Things Heat Up for 401(k) Balances in July

Bouncing back from a dip in June, average 401(k) balances were back up in July.

The average account balance of younger, less-tenured (age 25-34, 1-4 years of tenure) workers fared best, gaining 3.5% in July. The average balance of older workers, notably those with 20-29 years of tenure, aged 55-64, gained half that amount — 1.8%. Older, higher tenured participants tend to have larger account balances, and the movement in average balance tends to be more influenced by market moves, whereas the accounts of younger, less tenured workers is more likely to be influenced by contribution flows.

Those estimates were based on the actual contribution records and investment choices of several million consistent participants in the EBRI/ICI database.

Drawing from that database, which includes demographic, contribution, asset allocation, and loan and withdrawal activity information for millions of participants, EBRI has produced estimates of the cumulative changes in average account balances — both as a result of contributions and investment returns — for several combinations of participant age and tenure.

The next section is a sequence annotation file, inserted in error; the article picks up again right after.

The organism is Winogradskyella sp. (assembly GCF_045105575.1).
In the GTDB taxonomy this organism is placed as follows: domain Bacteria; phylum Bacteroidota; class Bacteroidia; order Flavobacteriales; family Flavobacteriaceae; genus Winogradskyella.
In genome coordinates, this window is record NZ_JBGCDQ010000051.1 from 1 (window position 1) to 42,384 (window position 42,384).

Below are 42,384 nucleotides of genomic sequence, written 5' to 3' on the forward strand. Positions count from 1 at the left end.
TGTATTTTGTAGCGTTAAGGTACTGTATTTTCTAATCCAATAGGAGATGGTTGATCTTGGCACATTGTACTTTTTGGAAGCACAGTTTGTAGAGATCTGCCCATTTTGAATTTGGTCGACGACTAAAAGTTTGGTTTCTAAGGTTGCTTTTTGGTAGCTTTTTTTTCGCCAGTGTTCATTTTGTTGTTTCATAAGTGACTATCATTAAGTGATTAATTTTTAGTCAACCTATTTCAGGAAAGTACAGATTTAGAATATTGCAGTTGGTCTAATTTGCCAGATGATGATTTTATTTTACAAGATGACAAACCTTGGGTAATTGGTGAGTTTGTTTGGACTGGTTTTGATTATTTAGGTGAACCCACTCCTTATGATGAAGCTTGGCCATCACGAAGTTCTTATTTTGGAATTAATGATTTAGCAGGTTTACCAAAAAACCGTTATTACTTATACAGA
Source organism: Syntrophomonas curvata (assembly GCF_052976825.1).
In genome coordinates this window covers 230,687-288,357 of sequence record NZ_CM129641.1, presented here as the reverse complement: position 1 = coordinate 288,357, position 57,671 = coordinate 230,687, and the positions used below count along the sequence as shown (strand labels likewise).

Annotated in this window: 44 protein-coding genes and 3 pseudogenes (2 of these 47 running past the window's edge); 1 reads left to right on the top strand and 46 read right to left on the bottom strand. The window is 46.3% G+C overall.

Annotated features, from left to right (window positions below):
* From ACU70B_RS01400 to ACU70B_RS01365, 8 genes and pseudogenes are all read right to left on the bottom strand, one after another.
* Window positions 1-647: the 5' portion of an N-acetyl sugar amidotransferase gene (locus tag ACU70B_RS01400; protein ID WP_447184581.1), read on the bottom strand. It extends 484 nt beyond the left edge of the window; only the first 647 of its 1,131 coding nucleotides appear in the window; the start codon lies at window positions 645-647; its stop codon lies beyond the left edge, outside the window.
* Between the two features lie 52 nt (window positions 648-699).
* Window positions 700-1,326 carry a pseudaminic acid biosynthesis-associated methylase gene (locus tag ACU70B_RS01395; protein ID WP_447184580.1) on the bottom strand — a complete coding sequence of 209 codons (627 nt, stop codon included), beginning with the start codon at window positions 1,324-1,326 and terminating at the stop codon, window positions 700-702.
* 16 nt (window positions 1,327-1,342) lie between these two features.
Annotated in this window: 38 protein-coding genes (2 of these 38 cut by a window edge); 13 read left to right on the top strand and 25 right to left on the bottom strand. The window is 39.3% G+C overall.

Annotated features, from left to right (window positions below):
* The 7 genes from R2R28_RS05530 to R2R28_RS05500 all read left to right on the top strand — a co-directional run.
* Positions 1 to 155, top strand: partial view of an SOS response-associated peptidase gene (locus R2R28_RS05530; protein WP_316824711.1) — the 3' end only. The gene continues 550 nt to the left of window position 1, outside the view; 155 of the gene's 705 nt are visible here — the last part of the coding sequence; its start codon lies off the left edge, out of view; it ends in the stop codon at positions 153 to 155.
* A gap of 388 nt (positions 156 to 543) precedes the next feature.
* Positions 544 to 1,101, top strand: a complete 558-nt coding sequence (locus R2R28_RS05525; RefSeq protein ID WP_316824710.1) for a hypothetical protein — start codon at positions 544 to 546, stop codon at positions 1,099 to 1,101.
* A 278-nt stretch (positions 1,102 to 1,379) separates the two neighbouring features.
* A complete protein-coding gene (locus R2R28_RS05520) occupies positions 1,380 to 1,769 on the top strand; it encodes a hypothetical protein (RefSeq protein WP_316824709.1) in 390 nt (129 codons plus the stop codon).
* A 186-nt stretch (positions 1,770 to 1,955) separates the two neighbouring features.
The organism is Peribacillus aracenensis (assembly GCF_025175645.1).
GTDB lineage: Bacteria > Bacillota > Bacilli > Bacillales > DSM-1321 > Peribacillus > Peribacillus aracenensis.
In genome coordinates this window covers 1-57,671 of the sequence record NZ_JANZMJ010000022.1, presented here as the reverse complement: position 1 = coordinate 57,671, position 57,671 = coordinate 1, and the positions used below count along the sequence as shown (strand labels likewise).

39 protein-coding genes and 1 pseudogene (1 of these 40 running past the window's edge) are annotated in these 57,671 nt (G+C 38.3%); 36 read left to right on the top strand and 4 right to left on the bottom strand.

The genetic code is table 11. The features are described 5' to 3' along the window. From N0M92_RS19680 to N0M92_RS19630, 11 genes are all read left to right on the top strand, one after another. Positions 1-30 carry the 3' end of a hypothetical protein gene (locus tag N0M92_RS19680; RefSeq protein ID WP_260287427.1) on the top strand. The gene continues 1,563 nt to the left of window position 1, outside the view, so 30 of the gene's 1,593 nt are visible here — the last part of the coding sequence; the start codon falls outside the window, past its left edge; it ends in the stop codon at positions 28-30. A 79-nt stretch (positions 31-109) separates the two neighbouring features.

You can access reports of both cumulative and monthly average account changes here.

In June, older (55-64) workers with more seniority (20-29 years of tenure) lost ground — with the average balance slipping 1.5%, according to estimates from the nonpartisan Employee Benefit Research Institute (EBRI), while in May, the average balance of younger, less-tenured 401(k) savers was up 2.8%, and the average balance of the older group experienced a 1% increase. April also saw increases in the average account balances, albeit much smaller ones.

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